Genre: Visual Drama
Chen Kaige’s 1984 debut caused a stir in China at the time, toeing the line of criticism of the Chinese Communist party, making points still relevant today.
Set in the rural central China of 1939, Yellow Earth follows Gu Qing (Wang Xueqi), a travelling member of the Eighth Route Army. He stays with a poor family and forms a bond with a girl, Cuiqiao (Xue Bai). Cuiqiao is due to enter an arranged marriage, and is inspired by Qing’s stories about southern culture, and wishes to escape her rural life to become a soldier in the Red Army. Qing, representing the growing Maoist movement in China at the time connects with this traditional community like sandpaper. The distance between the family and Qing is beautifully shown in the awkward conversation and Zhang Yimou’s careful scene composition. Qing toes the line on becoming a criticism of the Communist Party in china at that time and their failure to help the peasants. He is either late to meet Cuiqiao so she can escape her marriage, or providing no help when he returns to find the village battling a drought. The simple, visual approach to storytelling is a refreshing aspect of this piece but the music is a close second. In these songs, the harsh realities of poor life are laid bare and character struggles that are never spoken of can be sung about. Cuiqiao sings of her fear of the marriage, and her father (Tan Tuo) rarely shows emotion, except for when he breaks into a heart-breaking song about his fears for his daughter and how she will be treated in this marriage.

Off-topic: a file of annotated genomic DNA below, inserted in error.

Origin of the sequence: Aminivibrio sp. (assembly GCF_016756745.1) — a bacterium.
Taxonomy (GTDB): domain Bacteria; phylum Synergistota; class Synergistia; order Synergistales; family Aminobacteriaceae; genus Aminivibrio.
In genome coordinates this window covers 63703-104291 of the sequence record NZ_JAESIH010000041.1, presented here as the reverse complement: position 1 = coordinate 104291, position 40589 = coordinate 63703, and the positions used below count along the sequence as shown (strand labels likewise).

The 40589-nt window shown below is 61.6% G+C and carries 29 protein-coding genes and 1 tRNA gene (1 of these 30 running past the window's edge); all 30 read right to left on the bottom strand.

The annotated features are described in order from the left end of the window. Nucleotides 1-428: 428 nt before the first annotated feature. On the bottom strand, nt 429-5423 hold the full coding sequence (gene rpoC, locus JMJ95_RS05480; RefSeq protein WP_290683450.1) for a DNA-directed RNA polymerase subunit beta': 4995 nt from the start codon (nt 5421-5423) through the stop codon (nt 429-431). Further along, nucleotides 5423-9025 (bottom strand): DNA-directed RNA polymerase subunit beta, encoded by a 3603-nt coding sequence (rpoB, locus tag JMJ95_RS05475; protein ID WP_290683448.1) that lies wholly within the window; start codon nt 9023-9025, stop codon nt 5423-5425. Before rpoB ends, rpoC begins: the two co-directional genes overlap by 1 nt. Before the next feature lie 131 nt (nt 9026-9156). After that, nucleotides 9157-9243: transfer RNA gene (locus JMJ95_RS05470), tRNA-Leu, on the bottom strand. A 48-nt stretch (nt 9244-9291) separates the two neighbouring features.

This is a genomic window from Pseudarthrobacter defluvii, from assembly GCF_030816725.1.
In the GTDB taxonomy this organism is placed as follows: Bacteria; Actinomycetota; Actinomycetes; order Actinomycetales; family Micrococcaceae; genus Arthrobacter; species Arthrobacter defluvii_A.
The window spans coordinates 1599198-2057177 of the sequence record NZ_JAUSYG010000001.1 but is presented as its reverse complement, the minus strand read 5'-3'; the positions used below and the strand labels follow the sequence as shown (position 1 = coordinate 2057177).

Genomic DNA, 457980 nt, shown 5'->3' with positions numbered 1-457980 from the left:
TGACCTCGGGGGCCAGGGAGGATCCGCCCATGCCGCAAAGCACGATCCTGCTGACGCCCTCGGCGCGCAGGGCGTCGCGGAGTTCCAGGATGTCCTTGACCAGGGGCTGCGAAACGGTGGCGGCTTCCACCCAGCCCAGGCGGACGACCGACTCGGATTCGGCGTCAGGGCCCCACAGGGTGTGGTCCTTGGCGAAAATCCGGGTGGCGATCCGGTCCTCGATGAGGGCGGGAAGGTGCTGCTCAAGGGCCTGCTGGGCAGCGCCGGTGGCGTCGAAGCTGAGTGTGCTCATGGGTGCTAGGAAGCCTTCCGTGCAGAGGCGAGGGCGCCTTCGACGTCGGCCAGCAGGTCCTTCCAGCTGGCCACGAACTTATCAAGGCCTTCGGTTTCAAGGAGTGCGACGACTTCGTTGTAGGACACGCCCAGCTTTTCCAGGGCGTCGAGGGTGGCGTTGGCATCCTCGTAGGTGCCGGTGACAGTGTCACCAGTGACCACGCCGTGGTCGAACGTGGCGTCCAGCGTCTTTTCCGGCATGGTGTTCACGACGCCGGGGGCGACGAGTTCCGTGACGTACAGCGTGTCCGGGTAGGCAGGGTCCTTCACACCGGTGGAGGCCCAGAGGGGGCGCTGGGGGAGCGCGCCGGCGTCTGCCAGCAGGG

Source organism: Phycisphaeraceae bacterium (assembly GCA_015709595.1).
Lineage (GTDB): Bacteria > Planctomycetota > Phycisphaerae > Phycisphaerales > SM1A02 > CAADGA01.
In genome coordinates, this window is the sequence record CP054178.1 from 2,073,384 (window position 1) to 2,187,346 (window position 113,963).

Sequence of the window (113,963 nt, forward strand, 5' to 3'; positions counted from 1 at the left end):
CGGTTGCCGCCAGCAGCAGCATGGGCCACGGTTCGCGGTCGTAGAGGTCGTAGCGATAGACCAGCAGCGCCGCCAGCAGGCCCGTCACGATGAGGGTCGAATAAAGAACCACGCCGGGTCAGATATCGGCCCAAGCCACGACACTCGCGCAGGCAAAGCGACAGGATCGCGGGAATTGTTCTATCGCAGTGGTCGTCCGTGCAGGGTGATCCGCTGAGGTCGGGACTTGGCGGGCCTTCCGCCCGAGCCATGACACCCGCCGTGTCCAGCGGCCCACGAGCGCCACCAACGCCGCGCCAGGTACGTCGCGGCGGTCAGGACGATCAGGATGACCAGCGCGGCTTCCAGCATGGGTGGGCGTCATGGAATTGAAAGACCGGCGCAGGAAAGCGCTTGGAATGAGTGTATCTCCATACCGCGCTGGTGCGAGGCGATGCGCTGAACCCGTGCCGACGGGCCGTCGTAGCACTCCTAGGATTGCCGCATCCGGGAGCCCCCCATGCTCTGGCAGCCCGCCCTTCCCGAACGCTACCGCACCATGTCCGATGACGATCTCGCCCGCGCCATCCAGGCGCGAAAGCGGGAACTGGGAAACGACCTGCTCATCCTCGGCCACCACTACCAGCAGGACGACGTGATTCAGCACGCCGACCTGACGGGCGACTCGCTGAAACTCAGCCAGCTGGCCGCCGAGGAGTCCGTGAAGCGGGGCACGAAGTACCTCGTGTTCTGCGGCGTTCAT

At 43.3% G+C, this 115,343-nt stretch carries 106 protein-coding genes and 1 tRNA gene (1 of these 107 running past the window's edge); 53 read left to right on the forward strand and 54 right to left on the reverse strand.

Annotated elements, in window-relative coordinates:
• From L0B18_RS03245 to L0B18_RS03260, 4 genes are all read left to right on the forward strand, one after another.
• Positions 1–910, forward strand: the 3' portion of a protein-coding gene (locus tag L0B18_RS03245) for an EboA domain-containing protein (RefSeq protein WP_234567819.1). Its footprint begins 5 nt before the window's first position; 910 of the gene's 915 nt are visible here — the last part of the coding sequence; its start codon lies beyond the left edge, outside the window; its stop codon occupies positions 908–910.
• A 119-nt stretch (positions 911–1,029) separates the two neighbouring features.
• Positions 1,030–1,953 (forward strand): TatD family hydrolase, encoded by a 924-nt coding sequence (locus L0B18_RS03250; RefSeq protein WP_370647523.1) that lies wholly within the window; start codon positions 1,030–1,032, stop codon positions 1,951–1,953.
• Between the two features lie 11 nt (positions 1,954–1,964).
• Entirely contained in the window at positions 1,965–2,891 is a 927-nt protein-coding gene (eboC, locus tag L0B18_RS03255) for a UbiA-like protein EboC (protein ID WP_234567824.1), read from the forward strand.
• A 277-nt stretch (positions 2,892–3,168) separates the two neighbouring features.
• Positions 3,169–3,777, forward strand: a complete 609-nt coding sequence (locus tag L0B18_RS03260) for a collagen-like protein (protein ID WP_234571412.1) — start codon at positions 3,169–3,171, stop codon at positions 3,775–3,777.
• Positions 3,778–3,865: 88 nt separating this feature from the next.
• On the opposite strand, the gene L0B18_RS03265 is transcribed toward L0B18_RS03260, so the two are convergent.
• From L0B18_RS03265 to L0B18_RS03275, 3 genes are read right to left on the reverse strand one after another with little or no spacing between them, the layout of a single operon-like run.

Yellow Earth provides an evocative look at an old China, a place that we can still compare to inequalities in China today.